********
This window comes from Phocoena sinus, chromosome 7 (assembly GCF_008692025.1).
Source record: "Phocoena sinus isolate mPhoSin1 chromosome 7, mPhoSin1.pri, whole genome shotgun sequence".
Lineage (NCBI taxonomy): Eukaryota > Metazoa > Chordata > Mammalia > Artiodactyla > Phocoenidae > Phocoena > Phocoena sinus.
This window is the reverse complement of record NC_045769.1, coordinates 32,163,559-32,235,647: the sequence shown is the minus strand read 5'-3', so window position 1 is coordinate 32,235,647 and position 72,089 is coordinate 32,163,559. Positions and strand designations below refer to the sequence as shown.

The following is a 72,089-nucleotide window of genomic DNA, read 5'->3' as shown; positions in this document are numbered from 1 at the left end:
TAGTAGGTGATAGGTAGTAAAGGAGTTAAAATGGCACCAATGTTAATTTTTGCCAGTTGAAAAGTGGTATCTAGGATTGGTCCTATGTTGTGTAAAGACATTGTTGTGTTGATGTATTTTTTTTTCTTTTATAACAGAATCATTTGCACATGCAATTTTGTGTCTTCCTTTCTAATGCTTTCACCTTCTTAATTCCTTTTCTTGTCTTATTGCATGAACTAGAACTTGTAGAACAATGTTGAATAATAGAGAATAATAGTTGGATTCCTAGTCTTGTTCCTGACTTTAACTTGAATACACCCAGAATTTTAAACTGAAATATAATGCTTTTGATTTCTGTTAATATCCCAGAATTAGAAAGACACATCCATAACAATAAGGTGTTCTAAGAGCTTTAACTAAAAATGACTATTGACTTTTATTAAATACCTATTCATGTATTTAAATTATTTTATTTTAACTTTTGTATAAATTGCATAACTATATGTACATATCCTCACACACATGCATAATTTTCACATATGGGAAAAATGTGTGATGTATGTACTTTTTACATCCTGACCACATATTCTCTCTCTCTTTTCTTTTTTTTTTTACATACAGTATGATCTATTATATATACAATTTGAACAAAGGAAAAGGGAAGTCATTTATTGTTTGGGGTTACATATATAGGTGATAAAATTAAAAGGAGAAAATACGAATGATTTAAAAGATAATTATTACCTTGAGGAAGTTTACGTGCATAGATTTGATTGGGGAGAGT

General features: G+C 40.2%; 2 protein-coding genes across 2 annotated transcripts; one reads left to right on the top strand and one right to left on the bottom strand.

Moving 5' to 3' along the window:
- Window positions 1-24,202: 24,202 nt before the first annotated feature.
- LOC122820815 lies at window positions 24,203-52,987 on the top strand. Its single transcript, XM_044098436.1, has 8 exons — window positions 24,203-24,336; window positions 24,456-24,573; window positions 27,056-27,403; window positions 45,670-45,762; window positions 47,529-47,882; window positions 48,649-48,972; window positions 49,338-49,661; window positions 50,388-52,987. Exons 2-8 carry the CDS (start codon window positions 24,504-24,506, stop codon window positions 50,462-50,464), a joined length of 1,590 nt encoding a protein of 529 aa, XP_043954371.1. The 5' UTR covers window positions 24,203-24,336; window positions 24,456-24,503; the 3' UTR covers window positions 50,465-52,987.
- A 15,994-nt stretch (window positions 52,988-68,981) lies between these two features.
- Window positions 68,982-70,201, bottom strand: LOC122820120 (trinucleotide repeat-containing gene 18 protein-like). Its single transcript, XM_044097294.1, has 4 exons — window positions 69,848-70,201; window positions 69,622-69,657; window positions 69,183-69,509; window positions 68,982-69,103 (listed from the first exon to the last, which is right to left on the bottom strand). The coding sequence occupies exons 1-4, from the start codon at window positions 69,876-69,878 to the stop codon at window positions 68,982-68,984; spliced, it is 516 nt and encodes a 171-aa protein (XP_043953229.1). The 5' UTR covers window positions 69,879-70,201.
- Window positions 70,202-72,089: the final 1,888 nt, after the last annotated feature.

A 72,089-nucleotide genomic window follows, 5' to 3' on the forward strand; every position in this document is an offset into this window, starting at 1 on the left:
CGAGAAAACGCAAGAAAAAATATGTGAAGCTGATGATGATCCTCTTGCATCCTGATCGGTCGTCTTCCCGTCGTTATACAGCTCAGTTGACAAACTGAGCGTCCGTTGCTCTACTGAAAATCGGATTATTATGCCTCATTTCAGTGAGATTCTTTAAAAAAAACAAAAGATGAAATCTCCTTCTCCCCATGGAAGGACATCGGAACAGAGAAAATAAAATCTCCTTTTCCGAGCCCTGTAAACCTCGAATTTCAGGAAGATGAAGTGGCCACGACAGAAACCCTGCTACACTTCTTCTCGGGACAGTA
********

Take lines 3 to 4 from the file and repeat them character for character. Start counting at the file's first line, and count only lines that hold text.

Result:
Lineage (NCBI taxonomy): Eukaryota > Metazoa > Chordata > Mammalia > Artiodactyla > Phocoenidae > Phocoena > Phocoena sinus.
This window is the reverse complement of record NC_045769.1, coordinates 32,163,559-32,235,647: the sequence shown is the minus strand read 5'-3', so window position 1 is coordinate 32,235,647 and position 72,089 is coordinate 32,163,559. Positions and strand designations below refer to the sequence as shown.